During the absence of Thessaly's new ruler, Simeon Uroš Palaiologos, in the Despotate of Epirus in 13591360, Hlapen invaded Thessaly, attempting to win it for his stepson. Although Simeon Uroš managed to contain the invasion, he was forced to cede Kastoria to Thomas and to marry him to his daughter Maria. Over the next several years, Simeon Uroš recognized that he could not assert effective authority over most of Epirus and delegated power in Arta and Angelokastron to local Albanian chieftains. In 1366 the citizens of Ioannina, the last major fortress to remain under Simeon Uroš's control, sent him a petition to appoint a governor who could protect them from the raids of Albanian clansmen.

Simeon Uroš Emperor of Serbs and Greeks (pretender)

Simeon Uroš, nicknamed Siniša (Синиша), was a self-proclaimed Emperor of Serbs and Greeks, from 1356 to 1370. He was son of Serbian King Stefan Dečanski and Byzantine Princess Maria Palaiologina. Initially, he was awarded the title of despot in 1346, and appointed governor of southern Epirus and Acarnania in 1347 by his half-brother, Serbian Emperor Stefan Dušan. After Dušan's death in 1355, Serbian throne passed to Dušan's son Stefan Uroš V, but despot Simeon decided to seize the opportunity in order to impose himself as co-ruler and lord of all southern provinces of the Serbian Empire. That led him to conflict with his nephew in 1356, when Simeon started to expand his control in southern regions of the Empire, trying to take Thessaly and Macedonia. He proclaimed himself Emperor of the Serbs and Greeks, creating a separate state, centered in regions of Thessaly and Epirus, where he ruled until death in 1370. He was succeeded by his son Jovan Uroš.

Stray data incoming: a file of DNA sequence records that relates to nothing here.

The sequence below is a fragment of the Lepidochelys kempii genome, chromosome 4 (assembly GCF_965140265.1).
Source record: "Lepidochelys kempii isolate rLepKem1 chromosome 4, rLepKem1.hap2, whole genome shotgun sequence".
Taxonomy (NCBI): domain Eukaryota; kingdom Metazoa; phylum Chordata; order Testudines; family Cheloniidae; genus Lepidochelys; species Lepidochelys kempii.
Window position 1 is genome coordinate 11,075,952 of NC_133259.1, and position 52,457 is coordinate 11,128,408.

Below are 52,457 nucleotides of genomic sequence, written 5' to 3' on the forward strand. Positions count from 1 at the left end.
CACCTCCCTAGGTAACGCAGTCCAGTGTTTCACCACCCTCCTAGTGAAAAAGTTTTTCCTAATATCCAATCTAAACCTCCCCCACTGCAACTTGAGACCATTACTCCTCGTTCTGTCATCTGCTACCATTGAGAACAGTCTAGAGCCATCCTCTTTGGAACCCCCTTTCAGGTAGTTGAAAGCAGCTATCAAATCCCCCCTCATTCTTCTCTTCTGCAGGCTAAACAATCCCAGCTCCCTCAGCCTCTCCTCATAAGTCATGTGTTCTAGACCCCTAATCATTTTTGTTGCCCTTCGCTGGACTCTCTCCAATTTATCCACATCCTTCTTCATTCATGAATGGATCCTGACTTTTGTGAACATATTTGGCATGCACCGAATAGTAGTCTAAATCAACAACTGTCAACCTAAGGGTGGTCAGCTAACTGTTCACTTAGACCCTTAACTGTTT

Kastoria Place in Greece

Kastoria is a city in northern Greece in the region of Western Macedonia. It is the capital of Kastoria regional unit. It is situated on a promontory on the western shore of Lake Orestiada, in a valley surrounded by limestone mountains. The town is known for its many Byzantine churches, Byzantine and Ottoman-era domestic architecture, its lake and its fur clothing industry.